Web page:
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Alive and kicking: 8 global trends for 2020; America ends 2019 at low note


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Alive and kicking: 8 global trends for 2020; America ends 2019 at low note

The Supply Chain Daily provides a curated overview of Panjiva's research and insights covering global trade policy, the logistics sector and industrial supply chains and draws from global shipping and freight data.

Globalization alive and kicking: global trade policy trends in 2020

Global trade policy has faced upheaval at the hands of the U.S., but the rest of the world is still plodding on with the multiyear process of trade liberalization and dealmaking. There are eight regions to watch in 2020.

Aside from dealing with Brexit, the EU is negotiating deals with China, Mercosur, Australia, New Zealand, Mexico as well as implementing a new "trade enforcement" process to monitor existing deals. A revised deal with Mexico is close to completion after an agreement in principle was reached in 2018.

The largest potential Mexican export beneficiaries may be electronics exporters such as Samsung Electronics Co. Ltd. and LG Electronics Inc.. Mexico's exports of TVs and monitors represented just 0.1% of EU-bound exports versus 2.4% of exports to the rest of the world, ex NAFTA. Similarly, auto parts may benefit from liberalization in representing 4.5% of exports to the rest of the world versus 2.7% to the EU, potentially helping Nissan Motor Co. Ltd. and Volkswagen AG.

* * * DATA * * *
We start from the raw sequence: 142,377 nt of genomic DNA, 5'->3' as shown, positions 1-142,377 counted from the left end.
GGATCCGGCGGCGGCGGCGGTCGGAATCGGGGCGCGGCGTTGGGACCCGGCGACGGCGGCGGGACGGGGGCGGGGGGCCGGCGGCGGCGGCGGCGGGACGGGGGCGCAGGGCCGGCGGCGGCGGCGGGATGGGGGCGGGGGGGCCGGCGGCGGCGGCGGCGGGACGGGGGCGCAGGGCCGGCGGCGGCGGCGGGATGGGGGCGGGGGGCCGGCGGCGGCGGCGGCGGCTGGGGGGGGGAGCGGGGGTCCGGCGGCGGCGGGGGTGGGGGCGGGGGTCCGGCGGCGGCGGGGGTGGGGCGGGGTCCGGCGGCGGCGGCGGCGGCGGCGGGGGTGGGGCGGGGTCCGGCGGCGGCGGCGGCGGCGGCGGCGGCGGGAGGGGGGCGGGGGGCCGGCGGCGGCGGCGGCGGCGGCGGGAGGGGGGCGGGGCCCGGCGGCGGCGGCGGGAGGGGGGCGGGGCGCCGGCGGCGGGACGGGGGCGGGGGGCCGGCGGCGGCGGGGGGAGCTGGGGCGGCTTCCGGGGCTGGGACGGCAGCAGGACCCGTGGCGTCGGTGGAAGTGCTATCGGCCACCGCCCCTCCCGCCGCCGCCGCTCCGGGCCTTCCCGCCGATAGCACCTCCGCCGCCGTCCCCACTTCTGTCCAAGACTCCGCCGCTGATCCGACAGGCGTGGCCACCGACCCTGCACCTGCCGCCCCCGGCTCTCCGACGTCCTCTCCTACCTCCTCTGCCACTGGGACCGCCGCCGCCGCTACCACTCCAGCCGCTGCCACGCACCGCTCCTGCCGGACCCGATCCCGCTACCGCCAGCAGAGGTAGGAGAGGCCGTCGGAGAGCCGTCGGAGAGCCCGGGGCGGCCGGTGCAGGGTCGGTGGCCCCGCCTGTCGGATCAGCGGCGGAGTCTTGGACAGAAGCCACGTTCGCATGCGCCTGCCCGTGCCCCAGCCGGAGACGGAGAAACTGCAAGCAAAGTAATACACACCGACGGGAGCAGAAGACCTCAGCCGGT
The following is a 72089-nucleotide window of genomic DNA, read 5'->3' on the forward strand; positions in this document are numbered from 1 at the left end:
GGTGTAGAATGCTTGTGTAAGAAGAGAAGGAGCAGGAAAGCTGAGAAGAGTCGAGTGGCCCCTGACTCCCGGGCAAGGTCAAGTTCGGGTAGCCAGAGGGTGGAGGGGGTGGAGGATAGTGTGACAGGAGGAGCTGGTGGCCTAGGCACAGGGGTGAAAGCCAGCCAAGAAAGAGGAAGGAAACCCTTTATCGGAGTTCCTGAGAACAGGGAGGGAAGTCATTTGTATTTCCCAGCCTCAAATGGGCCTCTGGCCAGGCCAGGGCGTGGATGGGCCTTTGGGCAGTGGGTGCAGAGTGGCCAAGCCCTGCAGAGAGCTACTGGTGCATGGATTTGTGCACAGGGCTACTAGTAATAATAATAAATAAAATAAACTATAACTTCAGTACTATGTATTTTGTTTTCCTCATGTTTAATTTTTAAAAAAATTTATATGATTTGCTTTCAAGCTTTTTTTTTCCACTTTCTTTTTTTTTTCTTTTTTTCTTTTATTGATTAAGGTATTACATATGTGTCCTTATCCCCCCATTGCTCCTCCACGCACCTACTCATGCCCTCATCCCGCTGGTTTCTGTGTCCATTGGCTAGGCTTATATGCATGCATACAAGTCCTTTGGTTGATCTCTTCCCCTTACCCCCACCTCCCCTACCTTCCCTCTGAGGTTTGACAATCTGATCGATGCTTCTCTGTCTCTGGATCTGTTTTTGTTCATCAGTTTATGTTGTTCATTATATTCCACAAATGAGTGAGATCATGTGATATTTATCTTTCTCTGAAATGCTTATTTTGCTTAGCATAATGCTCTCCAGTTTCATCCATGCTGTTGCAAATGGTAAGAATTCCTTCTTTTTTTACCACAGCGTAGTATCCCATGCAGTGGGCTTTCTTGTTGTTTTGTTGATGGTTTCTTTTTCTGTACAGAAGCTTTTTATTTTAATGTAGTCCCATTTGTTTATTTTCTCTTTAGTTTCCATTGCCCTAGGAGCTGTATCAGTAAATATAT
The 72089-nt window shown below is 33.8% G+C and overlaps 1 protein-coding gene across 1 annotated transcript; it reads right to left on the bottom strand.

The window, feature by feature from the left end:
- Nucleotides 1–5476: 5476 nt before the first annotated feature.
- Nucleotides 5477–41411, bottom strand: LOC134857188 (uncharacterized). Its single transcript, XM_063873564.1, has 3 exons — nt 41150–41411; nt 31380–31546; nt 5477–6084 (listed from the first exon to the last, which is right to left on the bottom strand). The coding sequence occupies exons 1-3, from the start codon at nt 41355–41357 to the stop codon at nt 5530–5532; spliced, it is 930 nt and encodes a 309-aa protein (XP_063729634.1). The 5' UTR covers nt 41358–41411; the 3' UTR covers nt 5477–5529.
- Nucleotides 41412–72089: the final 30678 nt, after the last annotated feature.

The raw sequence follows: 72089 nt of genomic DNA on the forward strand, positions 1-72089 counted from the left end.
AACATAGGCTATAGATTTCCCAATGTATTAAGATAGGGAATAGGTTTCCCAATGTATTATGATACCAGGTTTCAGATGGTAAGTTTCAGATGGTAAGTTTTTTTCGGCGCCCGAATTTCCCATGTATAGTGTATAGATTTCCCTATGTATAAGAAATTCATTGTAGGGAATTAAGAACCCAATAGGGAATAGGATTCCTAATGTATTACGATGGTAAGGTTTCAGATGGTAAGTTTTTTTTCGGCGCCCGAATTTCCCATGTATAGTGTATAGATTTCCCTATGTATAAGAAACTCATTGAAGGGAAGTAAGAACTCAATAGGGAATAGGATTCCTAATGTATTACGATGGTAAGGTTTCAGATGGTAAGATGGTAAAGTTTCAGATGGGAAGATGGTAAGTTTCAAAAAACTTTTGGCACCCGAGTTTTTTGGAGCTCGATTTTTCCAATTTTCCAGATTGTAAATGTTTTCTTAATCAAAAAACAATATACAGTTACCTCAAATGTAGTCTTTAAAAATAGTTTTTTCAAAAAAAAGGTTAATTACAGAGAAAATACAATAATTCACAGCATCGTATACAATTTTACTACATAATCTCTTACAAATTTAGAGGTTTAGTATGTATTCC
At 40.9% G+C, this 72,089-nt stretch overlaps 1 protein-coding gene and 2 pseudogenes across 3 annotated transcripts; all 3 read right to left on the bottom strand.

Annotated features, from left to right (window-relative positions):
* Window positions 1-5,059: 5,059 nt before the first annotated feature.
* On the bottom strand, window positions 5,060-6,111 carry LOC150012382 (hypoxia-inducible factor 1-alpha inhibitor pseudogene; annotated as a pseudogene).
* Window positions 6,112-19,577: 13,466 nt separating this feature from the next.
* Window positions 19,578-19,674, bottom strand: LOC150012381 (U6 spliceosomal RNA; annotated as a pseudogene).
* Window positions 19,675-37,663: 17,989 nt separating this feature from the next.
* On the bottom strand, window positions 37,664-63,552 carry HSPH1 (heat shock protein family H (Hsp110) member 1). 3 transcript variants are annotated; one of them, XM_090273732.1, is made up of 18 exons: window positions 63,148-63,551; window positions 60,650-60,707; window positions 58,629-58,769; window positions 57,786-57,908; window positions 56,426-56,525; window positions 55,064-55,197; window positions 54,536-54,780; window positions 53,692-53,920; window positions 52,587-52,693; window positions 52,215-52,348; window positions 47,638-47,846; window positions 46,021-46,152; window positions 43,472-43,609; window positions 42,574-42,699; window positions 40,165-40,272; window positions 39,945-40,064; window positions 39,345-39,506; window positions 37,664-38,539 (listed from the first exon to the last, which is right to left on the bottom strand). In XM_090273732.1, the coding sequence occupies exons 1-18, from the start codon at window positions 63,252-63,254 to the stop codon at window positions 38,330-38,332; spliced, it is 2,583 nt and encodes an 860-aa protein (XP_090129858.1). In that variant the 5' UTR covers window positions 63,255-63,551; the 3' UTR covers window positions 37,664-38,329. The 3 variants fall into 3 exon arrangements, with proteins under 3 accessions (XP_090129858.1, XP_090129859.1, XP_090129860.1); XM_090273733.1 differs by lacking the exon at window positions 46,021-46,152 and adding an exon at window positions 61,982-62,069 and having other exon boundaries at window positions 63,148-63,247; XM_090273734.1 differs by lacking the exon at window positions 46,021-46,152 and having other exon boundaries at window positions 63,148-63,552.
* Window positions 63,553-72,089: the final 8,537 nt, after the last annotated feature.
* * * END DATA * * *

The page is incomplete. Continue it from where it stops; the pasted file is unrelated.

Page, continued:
The No. 1 job for the United Kingdom will lie in securing a post-Brexit trade agreement with the EU, but it's unlikely to be anything more than a tariff-related deal given the short time frame involved.

A U.K. deal with the U.S. is next most important given it represented 16.2% of Britain's exports though it will be controversial in terms of healthcare and agriculture. Deals with China and Japan, representing 5.8% and 2.5% of Britain's exports, respectively, will also be vital.

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The Chinese government will look to build new trade deals to bolster export growth which slowed to 1.5% year over year in the 12 months to Oct. 31, 2019, excluding the U.S.

A deal with Mexico could be attractive but will run afoul of U.S.-Mexico-Canada Agreement rules.